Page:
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Remote, forbidding, and volatile, the Caspian Sea long tantalized the world with its vast oil reserves. But outsiders, blocked by the closed Soviet system, couldn’t get to it. Then the Soviet Union collapsed, and a wholesale rush into the region erupted. Along with oilmen, representatives of the world’s leading nations flocked to the Caspian for a share of the thirty billi Remote, forbidding, and volatile, the Caspian Sea long tantalized the world with its vast oil reserves. But outsiders, blocked by the closed Soviet system, couldn’t get to it. Then the Soviet Union collapsed, and a wholesale rush into the region erupted. Along with oilmen, representatives of the world’s leading nations flocked to the Caspian for a share of the thirty billion barrels of proven oil reserves at stake, and a tense geopolitical struggle began. The main players were Moscow and Washington–the former seeking to retain control of its satellite states, and the latter intent on dislodging Russia to the benefit of the West. The Oil and the Glory is the gripping account of this latest phase in the epochal struggle for control of the earth’s “black gold.” Steve LeVine, who was based in the region for The Wall Street Journal, The New York Times, and Newsweek, weaves an astonishing tale of high-stakes political gamesmanship, greed, and scandal, set in one of the most opaque corners of the world. In LeVine’s telling, the world’s energy giants jockey for position in the rich Kazakh and Azeri oilfields, while superpowers seek to gain a strategic foothold in the region and to keep each other in check. At the heart of the story is the contest to build and operate energy pipelines out of the landlocked region, the key to controlling the Caspian and its oil. The oil pipeline that resulted, the longest in the world, is among Washington’s greatest foreign policy triumphs in at least a decade and a half. Along the way, LeVine introduces such players as James Giffen, an American moneyman who was also the political “fixer” for oil companies eager to do business on the Caspian and the broker for Kazakhstan’s president and ministers; John Deuss, the flamboyant Dutch oil trader who won big but lost even bigger; Heydar Aliyev, the oft-misunderstood Azeri president who transcended his past as a Soviet Politburo member and masterminded a scheme to loosen Russian control over its former colonies in the Caspian region; and all manner of rogues, adventurers, and others drawn by the irresistible pull of untold riches and the possible “final frontier” of the fossil-fuel era. The broader story is of the geopolitical questions of the Caspian oil bonanza, such as whether Russia can be a trusted ally and trading partner with the West, and what Washington’s entry into this important but chaotic region will mean for its long-term stability. In an intense and suspenseful narrative, The Oil and the Glory is the definitive chronicle of events that are understood by few, but whose political and economic impact will be both profound and lasting. "The collapse of the Soviet Union was a big opportunity for Big Oil, whose exploits are detailed in this fast-paced work of political and economic reportage by Wall Street Journal energy correspondent LeVine. Westerners had been sniffing for black gold in Russia and its satellites long before the empire disintegrated, notes the author. Averell Harriman, “the Harvard-trained scion of nineteenth-century robber baron Edward Harriman,” tried his hand at the business before turning to manganese mining, while Armand Hammer “became a money launderer for the Bolsheviks, sneaked cash to secret Bolshevik agents in the United States, and profited handsomely as the representative in Russia of some thirty American companies.” Hammer set the tone for the Americans who flocked to the Caspian in the first years of the Clinton presidency, which maneuvered for the construction of an east-west oil pipeline that, by reversing the old pattern of Central Asian materials going north to Russia and coming back as products for sale, “would favor the West and disfavor Russia.” Not a nice way to treat a fledgling democracy, but the oil scouts, of course, considered Russia a rival for Central-Asian resources second only to Iran, with its heartfelt and long-standing enmity toward the United States in the region and abroad. These scouts–the first among equals being LeVine’s heart-of-darkness antihero, Jim Giffen–kept their distance when Russia still had control over the area, spurning a Gorbachev-era program to allow foreign co-ownership. But they rushed to support separatist movements and encouraged ethnic and political divisions that opened the door to an even bigger share of the wealth. The tale of Giffen’s rise and fall (the latter for perhaps surprising reasons) occupies much of the later pages, but he never loses sight of the bigger picture: namely, Central Asia as oil lamp and potential powder keg in the realpolitik of the next few years. A complex story rendered comprehensible, with much drama and intrigue."--KIRKUS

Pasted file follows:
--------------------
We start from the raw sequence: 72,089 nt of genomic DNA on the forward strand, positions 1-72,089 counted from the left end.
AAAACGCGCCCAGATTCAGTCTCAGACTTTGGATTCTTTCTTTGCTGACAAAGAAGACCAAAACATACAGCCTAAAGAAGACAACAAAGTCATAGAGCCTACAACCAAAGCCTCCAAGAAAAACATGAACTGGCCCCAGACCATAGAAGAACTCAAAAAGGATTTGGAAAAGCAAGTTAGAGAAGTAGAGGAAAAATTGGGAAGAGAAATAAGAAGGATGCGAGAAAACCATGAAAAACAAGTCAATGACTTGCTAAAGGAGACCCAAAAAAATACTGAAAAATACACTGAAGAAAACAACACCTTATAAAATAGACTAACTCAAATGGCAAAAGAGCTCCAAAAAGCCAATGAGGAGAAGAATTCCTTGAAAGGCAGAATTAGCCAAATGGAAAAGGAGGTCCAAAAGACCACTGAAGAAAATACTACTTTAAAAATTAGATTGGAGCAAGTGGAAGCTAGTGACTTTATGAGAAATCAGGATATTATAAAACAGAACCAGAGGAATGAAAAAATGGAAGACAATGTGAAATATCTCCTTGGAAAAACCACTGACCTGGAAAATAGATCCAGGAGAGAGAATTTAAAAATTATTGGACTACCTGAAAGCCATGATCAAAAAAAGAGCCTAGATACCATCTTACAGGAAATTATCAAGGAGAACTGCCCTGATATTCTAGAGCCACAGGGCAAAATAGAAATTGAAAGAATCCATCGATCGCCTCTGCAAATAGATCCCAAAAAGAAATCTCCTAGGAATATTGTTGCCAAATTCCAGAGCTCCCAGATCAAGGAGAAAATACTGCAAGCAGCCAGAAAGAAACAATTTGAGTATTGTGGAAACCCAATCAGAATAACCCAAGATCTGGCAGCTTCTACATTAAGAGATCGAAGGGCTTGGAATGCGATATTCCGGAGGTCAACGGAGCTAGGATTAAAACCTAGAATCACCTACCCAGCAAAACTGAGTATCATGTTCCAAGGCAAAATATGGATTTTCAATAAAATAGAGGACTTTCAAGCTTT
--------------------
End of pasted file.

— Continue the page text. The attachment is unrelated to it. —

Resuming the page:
30 review for The Oil and the Glory: The Pursuit of Empire and Fortune on the Caspian Sea

  1. 4 out of 5

    Pbwritr